Pleased to offer you this early Order of the Arrow Sash from the Boy Scouts. This sash is approximately 26" long x 3" wide and features a embroidered arrow used as a ceremonial award. I do not know the exact age of this particular sash but I believe it is 1940's or possibly earlier. It was purchased from a man who told me it was his Grandfather was in his 70's, maybe even 80. Overall this sash is in good condition with just a few minor and faint stains from age. Far less than you would expect on a piece this old in such a light color.
The Order of the Arrow (OA) is most commonly known as the National Honor Society of the Boy Scouts of America (BSA). A more clear definition would be the society was created to honor scouts that best exemplify the Scout Oath and Law. It uses American Indian-styled traditions and ceremonies to bestow recognition on Scouts selected by their peers as best exemplifying the ideals of Scouting. The society was created by E. Urner Goodman, with the assistance of Carroll A. Edson, in 1915 as a means of reinforcing the Scout Oath and the Scout Law. The goal was to establish these as lifelong guidelines, and to encourage continued participation in Scouting and camping. Influenced in part by camp traditions, and Indian folklore, the OA uses "safeguarded" symbols, handshakes, and ceremonies to impart a sense of community. The use of these traditions has been controversial and been criticized by Native American groups.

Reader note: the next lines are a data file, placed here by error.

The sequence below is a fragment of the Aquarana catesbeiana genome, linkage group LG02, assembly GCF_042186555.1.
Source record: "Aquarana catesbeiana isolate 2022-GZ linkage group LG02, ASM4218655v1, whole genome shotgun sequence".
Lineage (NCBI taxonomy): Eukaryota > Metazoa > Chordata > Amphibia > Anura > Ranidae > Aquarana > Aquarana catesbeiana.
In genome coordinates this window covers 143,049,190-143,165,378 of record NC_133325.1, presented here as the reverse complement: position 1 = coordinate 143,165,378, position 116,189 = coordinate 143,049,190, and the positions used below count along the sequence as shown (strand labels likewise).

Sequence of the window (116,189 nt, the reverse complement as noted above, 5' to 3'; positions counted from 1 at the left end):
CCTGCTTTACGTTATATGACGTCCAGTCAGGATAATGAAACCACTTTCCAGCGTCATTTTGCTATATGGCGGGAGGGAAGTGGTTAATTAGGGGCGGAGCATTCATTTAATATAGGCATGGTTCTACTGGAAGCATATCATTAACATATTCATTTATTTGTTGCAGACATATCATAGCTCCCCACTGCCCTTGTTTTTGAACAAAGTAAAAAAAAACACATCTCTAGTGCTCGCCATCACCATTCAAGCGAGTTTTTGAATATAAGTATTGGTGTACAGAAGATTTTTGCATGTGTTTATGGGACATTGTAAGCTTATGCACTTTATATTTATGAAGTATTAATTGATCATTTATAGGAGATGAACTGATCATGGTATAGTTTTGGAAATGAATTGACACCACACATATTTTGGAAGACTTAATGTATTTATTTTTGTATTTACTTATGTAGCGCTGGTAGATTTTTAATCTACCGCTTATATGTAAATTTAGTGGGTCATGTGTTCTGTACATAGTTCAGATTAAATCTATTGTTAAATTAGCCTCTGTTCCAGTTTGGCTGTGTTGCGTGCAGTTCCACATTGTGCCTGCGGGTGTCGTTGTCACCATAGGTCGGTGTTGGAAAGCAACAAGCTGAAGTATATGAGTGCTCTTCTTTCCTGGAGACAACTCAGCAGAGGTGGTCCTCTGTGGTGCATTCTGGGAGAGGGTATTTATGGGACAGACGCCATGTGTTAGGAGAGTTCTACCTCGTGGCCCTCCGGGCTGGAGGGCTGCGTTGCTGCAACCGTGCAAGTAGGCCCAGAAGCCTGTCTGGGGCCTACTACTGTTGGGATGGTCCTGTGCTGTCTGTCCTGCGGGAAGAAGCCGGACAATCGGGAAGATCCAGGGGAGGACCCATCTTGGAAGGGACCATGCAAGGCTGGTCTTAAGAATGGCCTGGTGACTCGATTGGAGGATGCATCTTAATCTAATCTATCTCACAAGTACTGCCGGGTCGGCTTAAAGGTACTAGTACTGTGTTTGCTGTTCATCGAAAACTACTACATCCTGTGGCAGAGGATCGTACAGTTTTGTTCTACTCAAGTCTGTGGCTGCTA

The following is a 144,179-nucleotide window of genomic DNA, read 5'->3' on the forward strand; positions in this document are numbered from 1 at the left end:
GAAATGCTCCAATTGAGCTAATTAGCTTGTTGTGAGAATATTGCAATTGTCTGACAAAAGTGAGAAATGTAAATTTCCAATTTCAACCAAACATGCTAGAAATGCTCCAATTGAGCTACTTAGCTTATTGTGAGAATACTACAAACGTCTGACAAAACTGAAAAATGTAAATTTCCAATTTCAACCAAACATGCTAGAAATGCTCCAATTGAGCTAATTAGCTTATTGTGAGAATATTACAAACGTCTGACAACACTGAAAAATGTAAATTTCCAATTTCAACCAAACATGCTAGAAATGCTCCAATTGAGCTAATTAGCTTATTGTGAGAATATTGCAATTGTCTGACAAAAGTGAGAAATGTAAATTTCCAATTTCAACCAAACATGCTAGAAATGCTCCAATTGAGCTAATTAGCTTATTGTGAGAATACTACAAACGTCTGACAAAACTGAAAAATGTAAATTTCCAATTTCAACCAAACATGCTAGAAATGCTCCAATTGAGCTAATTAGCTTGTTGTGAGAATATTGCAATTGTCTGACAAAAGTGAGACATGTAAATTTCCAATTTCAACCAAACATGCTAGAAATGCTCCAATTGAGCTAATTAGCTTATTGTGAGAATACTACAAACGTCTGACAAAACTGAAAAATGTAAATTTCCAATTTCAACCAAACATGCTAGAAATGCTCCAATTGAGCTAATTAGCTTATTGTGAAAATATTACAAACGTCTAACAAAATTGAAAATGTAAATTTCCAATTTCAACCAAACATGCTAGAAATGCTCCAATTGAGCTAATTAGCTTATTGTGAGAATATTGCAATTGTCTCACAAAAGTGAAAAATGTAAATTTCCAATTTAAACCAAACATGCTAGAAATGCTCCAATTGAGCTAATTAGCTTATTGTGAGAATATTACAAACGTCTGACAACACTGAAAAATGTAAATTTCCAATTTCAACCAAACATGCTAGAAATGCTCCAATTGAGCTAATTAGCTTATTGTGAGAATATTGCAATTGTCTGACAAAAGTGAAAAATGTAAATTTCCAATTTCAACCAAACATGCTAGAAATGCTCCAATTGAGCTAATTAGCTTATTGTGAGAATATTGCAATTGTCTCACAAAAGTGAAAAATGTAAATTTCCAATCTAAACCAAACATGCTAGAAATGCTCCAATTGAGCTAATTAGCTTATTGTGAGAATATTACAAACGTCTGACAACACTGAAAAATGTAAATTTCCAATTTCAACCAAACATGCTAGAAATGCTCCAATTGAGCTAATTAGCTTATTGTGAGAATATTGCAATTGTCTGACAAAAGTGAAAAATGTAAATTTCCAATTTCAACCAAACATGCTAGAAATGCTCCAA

Inducted members, known as Arrowmen or Brothers, are organized into local youth-led lodges that harbor fellowship, promote camping, and render service to Boy Scout councils and their communities. Members wear identifying insignia on their uniforms, most notably the OA pocket flap (representing their individual lodge) and the OA sash (worn at official OA functions) and are eligible for special OA awards. The OA program sponsors several events, awards, and training functions.